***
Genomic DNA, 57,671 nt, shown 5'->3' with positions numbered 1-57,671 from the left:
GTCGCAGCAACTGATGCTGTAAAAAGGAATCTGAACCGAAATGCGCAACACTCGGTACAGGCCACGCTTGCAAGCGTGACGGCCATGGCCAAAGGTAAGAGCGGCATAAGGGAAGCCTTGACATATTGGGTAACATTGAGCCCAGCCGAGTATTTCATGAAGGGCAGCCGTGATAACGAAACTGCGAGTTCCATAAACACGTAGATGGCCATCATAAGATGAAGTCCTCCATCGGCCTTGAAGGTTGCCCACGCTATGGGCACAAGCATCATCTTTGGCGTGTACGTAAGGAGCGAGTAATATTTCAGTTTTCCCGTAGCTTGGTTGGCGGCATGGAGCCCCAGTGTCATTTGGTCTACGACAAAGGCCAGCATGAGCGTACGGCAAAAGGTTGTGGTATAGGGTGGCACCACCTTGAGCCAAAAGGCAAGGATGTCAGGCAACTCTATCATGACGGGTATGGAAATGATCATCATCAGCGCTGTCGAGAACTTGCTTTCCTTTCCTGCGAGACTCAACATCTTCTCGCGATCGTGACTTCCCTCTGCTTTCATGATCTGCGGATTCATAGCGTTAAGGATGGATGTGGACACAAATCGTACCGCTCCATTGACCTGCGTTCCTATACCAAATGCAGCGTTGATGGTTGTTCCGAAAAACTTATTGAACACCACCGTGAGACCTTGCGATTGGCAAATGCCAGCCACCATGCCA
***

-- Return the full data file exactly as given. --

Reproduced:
Genomic DNA, 57,671 nt, shown 5'->3' with positions numbered 1-57,671 from the left:
GTCGCAGCAACTGATGCTGTAAAAAGGAATCTGAACCGAAATGCGCAACACTCGGTACAGGCCACGCTTGCAAGCGTGACGGCCATGGCCAAAGGTAAGAGCGGCATAAGGGAAGCCTTGACATATTGGGTAACATTGAGCCCAGCCGAGTATTTCATGAAGGGCAGCCGTGATAACGAAACTGCGAGTTCCATAAACACGTAGATGGCCATCATAAGATGAAGTCCTCCATCGGCCTTGAAGGTTGCCCACGCTATGGGCACAAGCATCATCTTTGGCGTGTACGTAAGGAGCGAGTAATATTTCAGTTTTCCCGTAGCTTGGTTGGCGGCATGGAGCCCCAGTGTCATTTGGTCTACGACAAAGGCCAGCATGAGCGTACGGCAAAAGGTTGTGGTATAGGGTGGCACCACCTTGAGCCAAAAGGCAAGGATGTCAGGCAACTCTATCATGACGGGTATGGAAATGATCATCATCAGCGCTGTCGAGAACTTGCTTTCCTTTCCTGCGAGACTCAACATCTTCTCGCGATCGTGACTTCCCTCTGCTTTCATGATCTGCGGATTCATAGCGTTAAGGATGGATGTGGACACAAATCGTACCGCTCCATTGACCTGCGTTCCTATACCAAATGCAGCGTTGATGGTTGTTCCGAAAAACTTATTGAACACCACCGTGAGACCTTGCGATTGGCAAATGCCAGCCACCATGCCA